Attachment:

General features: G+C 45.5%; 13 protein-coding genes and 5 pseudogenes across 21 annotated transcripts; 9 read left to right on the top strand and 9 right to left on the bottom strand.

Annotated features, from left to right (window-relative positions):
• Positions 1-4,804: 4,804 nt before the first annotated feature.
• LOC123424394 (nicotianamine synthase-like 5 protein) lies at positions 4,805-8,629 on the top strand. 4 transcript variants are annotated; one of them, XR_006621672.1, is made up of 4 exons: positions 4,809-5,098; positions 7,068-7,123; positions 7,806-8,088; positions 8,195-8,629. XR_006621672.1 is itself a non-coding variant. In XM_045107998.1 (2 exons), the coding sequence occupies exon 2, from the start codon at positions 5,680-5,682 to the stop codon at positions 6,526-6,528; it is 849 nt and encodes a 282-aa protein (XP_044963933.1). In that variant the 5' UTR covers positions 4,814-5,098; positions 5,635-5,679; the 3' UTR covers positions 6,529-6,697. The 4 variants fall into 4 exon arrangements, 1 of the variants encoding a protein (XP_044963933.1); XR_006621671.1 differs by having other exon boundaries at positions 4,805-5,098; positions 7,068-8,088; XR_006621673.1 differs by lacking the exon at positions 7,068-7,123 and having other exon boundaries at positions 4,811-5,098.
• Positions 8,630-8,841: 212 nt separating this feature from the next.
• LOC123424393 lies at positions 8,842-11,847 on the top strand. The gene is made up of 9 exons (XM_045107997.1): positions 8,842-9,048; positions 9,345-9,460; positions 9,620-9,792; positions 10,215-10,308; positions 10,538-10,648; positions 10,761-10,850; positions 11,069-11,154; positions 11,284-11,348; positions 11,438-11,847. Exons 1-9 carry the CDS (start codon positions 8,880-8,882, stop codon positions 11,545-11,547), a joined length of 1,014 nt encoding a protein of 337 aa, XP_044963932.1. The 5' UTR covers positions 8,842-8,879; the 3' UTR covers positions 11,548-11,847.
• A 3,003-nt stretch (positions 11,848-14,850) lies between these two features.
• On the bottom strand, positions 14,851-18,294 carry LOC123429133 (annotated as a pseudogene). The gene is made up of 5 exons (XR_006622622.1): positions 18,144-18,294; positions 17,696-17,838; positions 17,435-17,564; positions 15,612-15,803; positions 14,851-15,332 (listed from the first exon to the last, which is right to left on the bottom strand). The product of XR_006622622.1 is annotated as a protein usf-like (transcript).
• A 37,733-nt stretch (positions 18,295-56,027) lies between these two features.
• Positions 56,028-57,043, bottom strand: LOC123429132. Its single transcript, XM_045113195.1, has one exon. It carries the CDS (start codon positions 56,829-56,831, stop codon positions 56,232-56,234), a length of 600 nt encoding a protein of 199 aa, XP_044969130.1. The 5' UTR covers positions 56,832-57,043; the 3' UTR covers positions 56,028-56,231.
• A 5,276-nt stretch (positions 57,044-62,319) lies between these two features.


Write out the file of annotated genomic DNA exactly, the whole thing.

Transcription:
General features: G+C 45.5%; 13 protein-coding genes and 5 pseudogenes across 21 annotated transcripts; 9 read left to right on the top strand and 9 right to left on the bottom strand.

Annotated features, from left to right (window-relative positions):
• Positions 1-4,804: 4,804 nt before the first annotated feature.
• LOC123424394 (nicotianamine synthase-like 5 protein) lies at positions 4,805-8,629 on the top strand. 4 transcript variants are annotated; one of them, XR_006621672.1, is made up of 4 exons: positions 4,809-5,098; positions 7,068-7,123; positions 7,806-8,088; positions 8,195-8,629. XR_006621672.1 is itself a non-coding variant. In XM_045107998.1 (2 exons), the coding sequence occupies exon 2, from the start codon at positions 5,680-5,682 to the stop codon at positions 6,526-6,528; it is 849 nt and encodes a 282-aa protein (XP_044963933.1). In that variant the 5' UTR covers positions 4,814-5,098; positions 5,635-5,679; the 3' UTR covers positions 6,529-6,697. The 4 variants fall into 4 exon arrangements, 1 of the variants encoding a protein (XP_044963933.1); XR_006621671.1 differs by having other exon boundaries at positions 4,805-5,098; positions 7,068-8,088; XR_006621673.1 differs by lacking the exon at positions 7,068-7,123 and having other exon boundaries at positions 4,811-5,098.
• Positions 8,630-8,841: 212 nt separating this feature from the next.
• LOC123424393 lies at positions 8,842-11,847 on the top strand. The gene is made up of 9 exons (XM_045107997.1): positions 8,842-9,048; positions 9,345-9,460; positions 9,620-9,792; positions 10,215-10,308; positions 10,538-10,648; positions 10,761-10,850; positions 11,069-11,154; positions 11,284-11,348; positions 11,438-11,847. Exons 1-9 carry the CDS (start codon positions 8,880-8,882, stop codon positions 11,545-11,547), a joined length of 1,014 nt encoding a protein of 337 aa, XP_044963932.1. The 5' UTR covers positions 8,842-8,879; the 3' UTR covers positions 11,548-11,847.
• A 3,003-nt stretch (positions 11,848-14,850) lies between these two features.
• On the bottom strand, positions 14,851-18,294 carry LOC123429133 (annotated as a pseudogene). The gene is made up of 5 exons (XR_006622622.1): positions 18,144-18,294; positions 17,696-17,838; positions 17,435-17,564; positions 15,612-15,803; positions 14,851-15,332 (listed from the first exon to the last, which is right to left on the bottom strand). The product of XR_006622622.1 is annotated as a protein usf-like (transcript).
• A 37,733-nt stretch (positions 18,295-56,027) lies between these two features.
• Positions 56,028-57,043, bottom strand: LOC123429132. Its single transcript, XM_045113195.1, has one exon. It carries the CDS (start codon positions 56,829-56,831, stop codon positions 56,232-56,234), a length of 600 nt encoding a protein of 199 aa, XP_044969130.1. The 5' UTR covers positions 56,832-57,043; the 3' UTR covers positions 56,028-56,231.
• A 5,276-nt stretch (positions 57,044-62,319) lies between these two features.